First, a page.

The campaign met with little resistance, even from the saloon lobby. Overcoming their differences over strategy and tactics, DeVoe and Hutton again worked together. DeVoe directed efforts in the western half of the state and Hutton led forces on the eastern side with her headquarters in Spokane. On November 8, 1910—over twenty years after the Territorial Supreme Court had last taken away Washington women's right to vote—male voters ratified the amendment 52,299-29,676. Every county voted in favor, with support coming from all political parties and across all demographics. The Washington victory broke a 14-year hiatus in state suffrage victories and propelled the national movement out of the doldrums.

In January 1911 DeVoe helped found the nonpartisan National Council of Women Voters (NCWV), a forerunner of the League of Women Voters. The new organization assisted non-suffrage states in their efforts, helped newly enfranchised women use their votes intelligently, and worked for increased political and economic opportunity for women. As the first president of the NCWV, DeVoe worked closely with both Republicans and Democrats to pass state suffrage laws and a national women's suffrage amendment. In March 1920 she pressured Governor Hart to call a special session of the Washington state legislature to ratify the 19th amendment. DeVoe occupied a seat of honor during the ratification vote when Washington State became the second to last state (35th) to approve the amendment.

DeVoe was then free to enter partisan politics, joining the Republican Party, and rising to state and national leadership positions. She was the only woman chosen as a presidential elector at the 1920 Washington State Republican Convention. DeVoe died in Tacoma on September 3, 1927. In 2000 she was elected to the National Women's Hall of Fame in Seneca Falls, New York.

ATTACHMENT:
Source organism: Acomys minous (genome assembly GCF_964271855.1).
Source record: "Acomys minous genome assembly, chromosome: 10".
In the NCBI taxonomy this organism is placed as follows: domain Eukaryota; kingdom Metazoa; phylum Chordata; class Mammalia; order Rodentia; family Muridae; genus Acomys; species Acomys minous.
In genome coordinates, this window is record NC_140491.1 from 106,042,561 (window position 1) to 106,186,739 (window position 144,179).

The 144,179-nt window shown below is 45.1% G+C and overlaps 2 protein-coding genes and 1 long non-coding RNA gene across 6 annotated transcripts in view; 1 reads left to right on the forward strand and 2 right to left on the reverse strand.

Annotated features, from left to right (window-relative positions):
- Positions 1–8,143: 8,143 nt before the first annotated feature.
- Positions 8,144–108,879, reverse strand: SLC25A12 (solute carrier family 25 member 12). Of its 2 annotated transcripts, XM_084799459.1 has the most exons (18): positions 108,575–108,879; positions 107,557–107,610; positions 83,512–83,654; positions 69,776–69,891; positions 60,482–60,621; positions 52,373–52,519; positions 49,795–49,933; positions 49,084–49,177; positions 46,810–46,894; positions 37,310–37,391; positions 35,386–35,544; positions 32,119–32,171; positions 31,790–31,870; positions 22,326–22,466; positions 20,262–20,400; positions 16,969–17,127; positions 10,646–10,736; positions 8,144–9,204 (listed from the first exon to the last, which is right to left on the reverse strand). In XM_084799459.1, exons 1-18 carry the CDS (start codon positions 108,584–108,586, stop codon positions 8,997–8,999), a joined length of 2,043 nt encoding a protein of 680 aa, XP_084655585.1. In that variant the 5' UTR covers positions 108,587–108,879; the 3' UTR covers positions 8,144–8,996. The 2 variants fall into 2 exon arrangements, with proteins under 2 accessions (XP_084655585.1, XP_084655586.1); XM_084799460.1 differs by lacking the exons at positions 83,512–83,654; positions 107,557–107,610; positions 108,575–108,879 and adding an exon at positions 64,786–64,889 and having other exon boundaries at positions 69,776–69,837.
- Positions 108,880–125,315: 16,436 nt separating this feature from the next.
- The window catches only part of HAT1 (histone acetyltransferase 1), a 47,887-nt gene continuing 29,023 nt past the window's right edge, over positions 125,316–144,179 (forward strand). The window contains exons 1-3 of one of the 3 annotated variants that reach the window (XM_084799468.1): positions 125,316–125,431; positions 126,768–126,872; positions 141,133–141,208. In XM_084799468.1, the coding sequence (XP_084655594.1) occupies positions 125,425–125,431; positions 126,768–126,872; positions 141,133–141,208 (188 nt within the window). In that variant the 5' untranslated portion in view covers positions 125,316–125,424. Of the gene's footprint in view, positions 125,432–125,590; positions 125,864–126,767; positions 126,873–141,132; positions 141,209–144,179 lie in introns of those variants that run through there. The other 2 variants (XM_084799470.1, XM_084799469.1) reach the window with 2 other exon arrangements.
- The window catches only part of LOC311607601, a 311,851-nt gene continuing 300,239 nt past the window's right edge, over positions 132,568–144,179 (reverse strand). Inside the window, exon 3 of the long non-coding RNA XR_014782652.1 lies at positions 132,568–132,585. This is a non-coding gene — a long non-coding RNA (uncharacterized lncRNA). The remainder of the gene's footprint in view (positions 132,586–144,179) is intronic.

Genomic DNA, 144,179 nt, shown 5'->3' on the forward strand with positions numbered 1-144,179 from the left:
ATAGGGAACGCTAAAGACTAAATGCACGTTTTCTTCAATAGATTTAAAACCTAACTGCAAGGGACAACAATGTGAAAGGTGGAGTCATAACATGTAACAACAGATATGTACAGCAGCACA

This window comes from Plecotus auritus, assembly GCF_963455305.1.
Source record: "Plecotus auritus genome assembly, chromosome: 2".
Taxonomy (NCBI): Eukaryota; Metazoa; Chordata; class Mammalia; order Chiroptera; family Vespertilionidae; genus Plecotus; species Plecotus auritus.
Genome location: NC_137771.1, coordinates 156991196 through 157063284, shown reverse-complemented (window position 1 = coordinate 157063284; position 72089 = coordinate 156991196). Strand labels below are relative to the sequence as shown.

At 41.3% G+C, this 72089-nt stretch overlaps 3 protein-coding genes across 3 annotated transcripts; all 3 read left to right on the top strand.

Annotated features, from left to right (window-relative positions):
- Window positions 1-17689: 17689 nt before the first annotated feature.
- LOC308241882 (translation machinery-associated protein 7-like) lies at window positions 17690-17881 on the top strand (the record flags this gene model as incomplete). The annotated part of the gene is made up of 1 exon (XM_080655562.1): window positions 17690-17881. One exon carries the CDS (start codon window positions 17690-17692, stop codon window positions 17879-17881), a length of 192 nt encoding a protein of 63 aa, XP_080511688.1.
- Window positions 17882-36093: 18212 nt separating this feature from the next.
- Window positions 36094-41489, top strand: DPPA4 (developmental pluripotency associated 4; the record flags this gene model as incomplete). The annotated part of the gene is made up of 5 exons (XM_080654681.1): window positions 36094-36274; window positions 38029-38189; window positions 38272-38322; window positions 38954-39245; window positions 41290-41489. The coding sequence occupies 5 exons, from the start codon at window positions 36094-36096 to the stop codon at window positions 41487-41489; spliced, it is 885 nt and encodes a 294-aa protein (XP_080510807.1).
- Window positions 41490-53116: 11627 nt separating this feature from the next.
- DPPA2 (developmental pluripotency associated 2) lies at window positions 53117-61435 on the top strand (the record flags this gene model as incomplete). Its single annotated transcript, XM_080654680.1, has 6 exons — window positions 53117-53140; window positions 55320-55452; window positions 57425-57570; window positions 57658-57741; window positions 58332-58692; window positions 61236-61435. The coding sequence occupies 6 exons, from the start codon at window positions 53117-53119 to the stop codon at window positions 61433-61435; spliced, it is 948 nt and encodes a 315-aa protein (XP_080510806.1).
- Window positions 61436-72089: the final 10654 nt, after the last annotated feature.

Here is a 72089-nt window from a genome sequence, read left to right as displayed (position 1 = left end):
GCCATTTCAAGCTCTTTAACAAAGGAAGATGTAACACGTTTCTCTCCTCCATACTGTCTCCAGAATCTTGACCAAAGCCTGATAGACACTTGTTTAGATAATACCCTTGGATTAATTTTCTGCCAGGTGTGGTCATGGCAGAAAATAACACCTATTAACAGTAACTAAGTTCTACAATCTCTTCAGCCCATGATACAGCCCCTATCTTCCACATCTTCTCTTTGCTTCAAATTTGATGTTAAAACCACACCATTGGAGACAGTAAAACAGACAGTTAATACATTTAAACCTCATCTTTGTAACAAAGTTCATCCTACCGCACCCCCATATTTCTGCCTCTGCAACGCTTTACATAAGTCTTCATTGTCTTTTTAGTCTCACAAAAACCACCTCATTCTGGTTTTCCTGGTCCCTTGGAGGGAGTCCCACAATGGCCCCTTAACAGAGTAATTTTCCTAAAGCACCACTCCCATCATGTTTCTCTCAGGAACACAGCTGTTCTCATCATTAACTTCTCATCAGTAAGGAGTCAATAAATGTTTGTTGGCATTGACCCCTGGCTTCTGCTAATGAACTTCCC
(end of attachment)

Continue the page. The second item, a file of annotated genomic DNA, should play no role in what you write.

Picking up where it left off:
Sources

Historylink.org Online Encyclopedia of Washington State History: "Woman Suffrage Crusade, 1848-1920" (by Mildred Andrews), online at http://historylink.org/File/5662; "Hutton, May Arkwright," (by Laura Arksey) online at http://historylink.org/File/7547; "Emma Smith DeVoe is elected president of the Washington Equal Suffrage Association in 1906," (by Priscilla Long), online at http://www.historylink.org/File/2621.

Horner, Patricia Voelle, and Cora Smith King. "Washington" in History of Woman Suffrage, Vol. 6, edited by Ida Husted Harper, (New York: National American Woman Suffrage Association, 1922), 673-686.

Jepsen, David, "Emma Smith Devoe: The Suffragist Who Wouldn't Back Down," (Washington State Historical Society, 2007-2009). Accessible online at http://archive.is/xqYQ

Larson, T. A. "The Woman Suffrage Movement in Washington," Pacific Northwest Quarterly Vol. 67, No. 2 (April 1976), 49-62.

Mead, Rebecca. "Votes for Women!" Columbia: The Magazine of Northwest History, Vol. 24, No. 4 (Winter 2010-11), 5-11.

Ross-Nazzal, Jennifer. "'Always Be Good Natured and Cheerful': Emma Smith DeVoe and the Woman Suffrage Movement," (Ph.D. diss., Washington State University, 2004).

Ross-Nazzal, Jennifer. "Emma Smith DeVoe: Practicing Pragmatic Politics in the Pacific Northwest," Pacific Northwest Quarterly Vol. 92, No. 2 (Spring 2005), 76-83.

Soden, Dale. "The Woman's Christian Temperance Union in the Pacific Northwest: The Battle for Cultural Control," Pacific Northwest Quarterly, Vol. 94, No. 4 (Fall 2003,) 197-207.

Willard, Frances E. and Mary A. Livermore, eds. American Women - Fifteen Hundred Biographies with over 1,400 Portraits: A Comprehensive Encyclopedia of the Lives and Achievements of American Women During the Nineteenth Century, Vol. I. (New York: Mast, Crowell & Kirkpatrick, 1897), 239. [LINK]

Photo of Emma Smith Devoe

 

Smith Devoe, Emma. Richards Studio Collection (TPL-8717), Tacoma Public Library, Tacoma, Washington. http://www.historylink.org/File/7588